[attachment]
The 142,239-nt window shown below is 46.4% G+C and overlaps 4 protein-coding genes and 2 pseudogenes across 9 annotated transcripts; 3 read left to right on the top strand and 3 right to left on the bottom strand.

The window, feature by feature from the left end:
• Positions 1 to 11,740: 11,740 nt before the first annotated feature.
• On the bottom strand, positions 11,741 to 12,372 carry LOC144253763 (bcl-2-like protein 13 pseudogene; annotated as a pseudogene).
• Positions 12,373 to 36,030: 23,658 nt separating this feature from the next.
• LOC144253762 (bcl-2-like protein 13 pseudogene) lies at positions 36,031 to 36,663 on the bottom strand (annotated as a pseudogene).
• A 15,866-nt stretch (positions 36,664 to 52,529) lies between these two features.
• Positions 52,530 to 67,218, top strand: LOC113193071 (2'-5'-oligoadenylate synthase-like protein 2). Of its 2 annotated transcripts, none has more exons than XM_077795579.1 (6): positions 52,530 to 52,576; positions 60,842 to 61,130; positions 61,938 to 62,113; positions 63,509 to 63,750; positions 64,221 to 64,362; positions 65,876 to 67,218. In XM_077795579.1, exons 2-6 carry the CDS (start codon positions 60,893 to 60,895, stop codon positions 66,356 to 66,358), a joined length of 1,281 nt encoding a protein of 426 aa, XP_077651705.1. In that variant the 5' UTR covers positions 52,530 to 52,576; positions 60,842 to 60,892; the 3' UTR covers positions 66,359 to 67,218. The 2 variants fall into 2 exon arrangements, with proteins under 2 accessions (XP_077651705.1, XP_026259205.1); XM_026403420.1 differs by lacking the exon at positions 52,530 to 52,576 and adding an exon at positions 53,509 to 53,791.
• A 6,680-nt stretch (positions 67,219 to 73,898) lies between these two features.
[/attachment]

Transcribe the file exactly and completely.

The 142,239-nt window shown below is 46.4% G+C and overlaps 4 protein-coding genes and 2 pseudogenes across 9 annotated transcripts; 3 read left to right on the top strand and 3 right to left on the bottom strand.

The window, feature by feature from the left end:
• Positions 1 to 11,740: 11,740 nt before the first annotated feature.
• On the bottom strand, positions 11,741 to 12,372 carry LOC144253763 (bcl-2-like protein 13 pseudogene; annotated as a pseudogene).
• Positions 12,373 to 36,030: 23,658 nt separating this feature from the next.
• LOC144253762 (bcl-2-like protein 13 pseudogene) lies at positions 36,031 to 36,663 on the bottom strand (annotated as a pseudogene).
• A 15,866-nt stretch (positions 36,664 to 52,529) lies between these two features.
• Positions 52,530 to 67,218, top strand: LOC113193071 (2'-5'-oligoadenylate synthase-like protein 2). Of its 2 annotated transcripts, none has more exons than XM_077795579.1 (6): positions 52,530 to 52,576; positions 60,842 to 61,130; positions 61,938 to 62,113; positions 63,509 to 63,750; positions 64,221 to 64,362; positions 65,876 to 67,218. In XM_077795579.1, exons 2-6 carry the CDS (start codon positions 60,893 to 60,895, stop codon positions 66,356 to 66,358), a joined length of 1,281 nt encoding a protein of 426 aa, XP_077651705.1. In that variant the 5' UTR covers positions 52,530 to 52,576; positions 60,842 to 60,892; the 3' UTR covers positions 66,359 to 67,218. The 2 variants fall into 2 exon arrangements, with proteins under 2 accessions (XP_077651705.1, XP_026259205.1); XM_026403420.1 differs by lacking the exon at positions 52,530 to 52,576 and adding an exon at positions 53,509 to 53,791.
• A 6,680-nt stretch (positions 67,219 to 73,898) lies between these two features.